Yankee sins come home to roost

The joints and trusses propping up the DC Empire are groaning and straining under their unbearable weight. The Empire’s satrapy in the Philippines is vigorously reasserting its independence from its former colonial master:

Sometimes Americans think we have won a war, only to realize years or decades later that our victory was incomplete. Now we are facing an eruption of anger over a war we waged more than a century ago. Rarely has blowback from an overseas intervention come back to haunt us so long after the shooting stopped. This unexpected challenge has emerged from the Philippines. The new president, Rodrigo Duterte, recently announced plans to pull his country out of America’s orbit and adopt an “independent” foreign policy. “I am anti-West,” he explained. “I do not like the Americans. It’s simply a matter of principle for me.” Duterte’s grievance is rooted in history. Americans, he asserted, unjustly seized the Philippines in 1899, waged a horrific military campaign to suppress native resistance, and “have not even apologized to the Filipino nation.” He waved photographs showing bodies of Filipinos killed in that war. Soon after Duterte made that startling speech, his foreign minister, Perfecto Yasay, went even further. In 1899, Yasay asserted, the United States “arrogated our victory in the struggle for freedom” and then used “invisible chains” to bind Filipinos into “shackling dependency.” Americans, he said, treat Filipinos as “little brown brothers not capable of true independence or freedom.” To escape from that humiliation, he concluded, the Philippines must end its “subservience to United States interests.”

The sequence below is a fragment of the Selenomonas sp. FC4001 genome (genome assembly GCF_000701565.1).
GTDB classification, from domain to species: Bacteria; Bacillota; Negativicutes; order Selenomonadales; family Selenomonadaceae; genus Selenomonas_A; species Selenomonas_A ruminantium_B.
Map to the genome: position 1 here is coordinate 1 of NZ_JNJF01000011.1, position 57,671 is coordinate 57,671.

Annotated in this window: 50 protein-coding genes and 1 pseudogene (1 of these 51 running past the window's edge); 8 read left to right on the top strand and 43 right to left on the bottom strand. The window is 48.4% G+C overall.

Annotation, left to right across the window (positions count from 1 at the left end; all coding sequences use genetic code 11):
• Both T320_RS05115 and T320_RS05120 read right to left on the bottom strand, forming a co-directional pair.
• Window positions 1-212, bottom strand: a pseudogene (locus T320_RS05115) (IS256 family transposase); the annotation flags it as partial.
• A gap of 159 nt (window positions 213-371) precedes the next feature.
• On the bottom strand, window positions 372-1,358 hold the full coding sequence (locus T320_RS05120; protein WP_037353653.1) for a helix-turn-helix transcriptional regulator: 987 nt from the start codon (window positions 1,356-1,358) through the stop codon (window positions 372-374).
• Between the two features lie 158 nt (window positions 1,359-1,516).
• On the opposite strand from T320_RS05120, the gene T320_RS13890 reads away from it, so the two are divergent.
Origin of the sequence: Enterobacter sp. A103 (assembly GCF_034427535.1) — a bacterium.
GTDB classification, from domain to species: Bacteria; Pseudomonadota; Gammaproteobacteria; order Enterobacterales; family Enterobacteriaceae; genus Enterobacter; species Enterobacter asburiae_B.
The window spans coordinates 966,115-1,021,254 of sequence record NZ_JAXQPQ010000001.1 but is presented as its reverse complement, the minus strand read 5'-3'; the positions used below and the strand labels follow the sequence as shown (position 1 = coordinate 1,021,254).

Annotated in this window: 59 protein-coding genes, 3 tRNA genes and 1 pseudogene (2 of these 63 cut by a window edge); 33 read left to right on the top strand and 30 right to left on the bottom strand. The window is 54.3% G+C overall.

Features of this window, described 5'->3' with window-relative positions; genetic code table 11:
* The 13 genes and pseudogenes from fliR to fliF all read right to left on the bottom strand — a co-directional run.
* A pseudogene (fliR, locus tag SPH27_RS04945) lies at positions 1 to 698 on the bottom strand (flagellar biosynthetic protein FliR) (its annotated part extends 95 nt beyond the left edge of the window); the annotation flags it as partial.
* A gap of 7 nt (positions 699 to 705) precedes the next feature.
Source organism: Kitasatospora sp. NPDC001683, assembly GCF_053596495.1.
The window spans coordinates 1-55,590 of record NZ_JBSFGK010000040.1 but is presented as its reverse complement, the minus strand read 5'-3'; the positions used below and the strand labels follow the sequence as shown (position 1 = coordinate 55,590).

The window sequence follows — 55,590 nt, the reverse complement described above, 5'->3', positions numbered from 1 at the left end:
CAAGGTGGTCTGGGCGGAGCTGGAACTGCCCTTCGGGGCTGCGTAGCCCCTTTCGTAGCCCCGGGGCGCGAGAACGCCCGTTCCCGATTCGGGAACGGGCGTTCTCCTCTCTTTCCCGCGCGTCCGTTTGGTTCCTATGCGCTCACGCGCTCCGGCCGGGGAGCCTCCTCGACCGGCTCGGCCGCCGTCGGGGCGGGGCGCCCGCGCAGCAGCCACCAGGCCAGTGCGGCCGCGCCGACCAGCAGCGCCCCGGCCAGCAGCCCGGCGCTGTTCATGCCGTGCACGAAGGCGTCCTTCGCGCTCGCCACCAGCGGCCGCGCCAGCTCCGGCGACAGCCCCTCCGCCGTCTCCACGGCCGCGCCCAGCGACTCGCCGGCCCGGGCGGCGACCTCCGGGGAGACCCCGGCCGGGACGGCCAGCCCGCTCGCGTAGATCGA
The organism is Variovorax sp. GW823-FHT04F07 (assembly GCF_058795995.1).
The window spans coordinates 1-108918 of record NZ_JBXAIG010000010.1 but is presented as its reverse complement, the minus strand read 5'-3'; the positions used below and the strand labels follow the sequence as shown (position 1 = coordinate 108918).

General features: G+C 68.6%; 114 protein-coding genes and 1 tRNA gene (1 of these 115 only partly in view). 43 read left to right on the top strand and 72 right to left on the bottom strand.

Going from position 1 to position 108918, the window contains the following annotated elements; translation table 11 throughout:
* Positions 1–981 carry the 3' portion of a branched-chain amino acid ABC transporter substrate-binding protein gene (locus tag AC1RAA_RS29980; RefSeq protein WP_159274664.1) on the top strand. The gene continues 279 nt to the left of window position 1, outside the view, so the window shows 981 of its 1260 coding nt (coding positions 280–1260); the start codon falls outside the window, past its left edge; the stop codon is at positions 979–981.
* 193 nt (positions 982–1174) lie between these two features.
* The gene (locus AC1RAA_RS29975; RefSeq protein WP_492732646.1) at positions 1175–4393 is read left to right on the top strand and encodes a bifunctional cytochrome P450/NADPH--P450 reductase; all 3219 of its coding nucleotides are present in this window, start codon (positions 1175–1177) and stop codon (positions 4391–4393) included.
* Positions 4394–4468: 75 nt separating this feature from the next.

All the Yankees did in 1899 was to slaughter some 300,000 civilians resisting foreign domination, depriving them of self-determination. Some people really know how to carry a grudge. Speaking of old sins and wars thought to have been won, there’s also the little matter of DC’s immoral and brutal invasion of the Southern States, an act of naked aggression and exploitation that took the lives of hundreds of thousands, maimed thousands more, and plunged millions into poverty. I’m reminded of an observation by Jefferson Davis: “A question settled by violence, or in disregard of law, must remain unsettled forever.” Or, as in the case of the Philippines, resettled later.

From the Rebellion Blog Original Story